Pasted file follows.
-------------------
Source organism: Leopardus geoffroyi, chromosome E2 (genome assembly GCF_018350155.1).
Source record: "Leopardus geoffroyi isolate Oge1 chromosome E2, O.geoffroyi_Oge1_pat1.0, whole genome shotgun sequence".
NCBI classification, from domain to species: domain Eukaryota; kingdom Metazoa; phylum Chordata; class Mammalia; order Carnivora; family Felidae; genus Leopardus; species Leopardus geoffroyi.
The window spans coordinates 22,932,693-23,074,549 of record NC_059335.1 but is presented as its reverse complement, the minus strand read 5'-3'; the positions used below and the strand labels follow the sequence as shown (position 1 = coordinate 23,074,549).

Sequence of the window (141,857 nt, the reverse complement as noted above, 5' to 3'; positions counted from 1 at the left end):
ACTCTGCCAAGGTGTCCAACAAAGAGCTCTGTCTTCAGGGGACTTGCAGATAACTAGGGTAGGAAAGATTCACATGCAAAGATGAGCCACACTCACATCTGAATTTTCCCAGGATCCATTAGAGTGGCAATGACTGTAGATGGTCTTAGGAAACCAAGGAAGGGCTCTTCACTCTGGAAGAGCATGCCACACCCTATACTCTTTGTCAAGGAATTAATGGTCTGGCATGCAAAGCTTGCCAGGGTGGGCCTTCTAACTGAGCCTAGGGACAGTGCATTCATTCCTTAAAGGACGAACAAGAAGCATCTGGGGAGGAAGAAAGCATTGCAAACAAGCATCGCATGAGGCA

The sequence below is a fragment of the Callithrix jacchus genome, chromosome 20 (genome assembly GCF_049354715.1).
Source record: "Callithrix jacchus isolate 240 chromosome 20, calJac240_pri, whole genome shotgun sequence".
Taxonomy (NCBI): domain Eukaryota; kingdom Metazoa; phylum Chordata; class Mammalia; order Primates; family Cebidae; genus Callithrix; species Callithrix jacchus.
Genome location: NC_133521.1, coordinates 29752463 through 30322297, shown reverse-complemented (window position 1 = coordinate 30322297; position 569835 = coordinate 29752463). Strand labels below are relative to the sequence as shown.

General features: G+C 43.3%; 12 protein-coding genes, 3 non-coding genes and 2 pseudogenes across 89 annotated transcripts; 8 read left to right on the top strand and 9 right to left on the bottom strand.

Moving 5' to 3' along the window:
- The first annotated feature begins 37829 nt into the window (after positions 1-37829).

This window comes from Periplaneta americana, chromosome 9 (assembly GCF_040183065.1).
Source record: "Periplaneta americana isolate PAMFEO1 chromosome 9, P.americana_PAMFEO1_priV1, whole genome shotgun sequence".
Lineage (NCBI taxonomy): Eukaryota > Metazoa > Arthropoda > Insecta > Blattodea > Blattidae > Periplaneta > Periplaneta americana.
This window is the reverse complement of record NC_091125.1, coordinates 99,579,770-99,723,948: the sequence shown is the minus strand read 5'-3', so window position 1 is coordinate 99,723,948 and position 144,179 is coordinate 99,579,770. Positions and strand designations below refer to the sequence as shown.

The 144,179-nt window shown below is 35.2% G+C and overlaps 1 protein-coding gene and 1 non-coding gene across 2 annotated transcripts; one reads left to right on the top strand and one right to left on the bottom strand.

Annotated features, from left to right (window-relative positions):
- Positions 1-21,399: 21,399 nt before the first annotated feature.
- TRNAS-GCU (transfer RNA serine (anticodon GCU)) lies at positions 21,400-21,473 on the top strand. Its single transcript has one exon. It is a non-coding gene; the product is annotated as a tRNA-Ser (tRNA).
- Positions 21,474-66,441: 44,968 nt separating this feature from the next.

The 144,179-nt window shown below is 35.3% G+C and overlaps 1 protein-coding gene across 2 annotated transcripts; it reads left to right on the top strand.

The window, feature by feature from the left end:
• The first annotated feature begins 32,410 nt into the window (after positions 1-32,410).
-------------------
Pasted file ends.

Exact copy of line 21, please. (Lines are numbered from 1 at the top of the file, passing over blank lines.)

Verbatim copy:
- TRNAS-GCU (transfer RNA serine (anticodon GCU)) lies at positions 21,400-21,473 on the top strand. Its single transcript has one exon. It is a non-coding gene; the product is annotated as a tRNA-Ser (tRNA).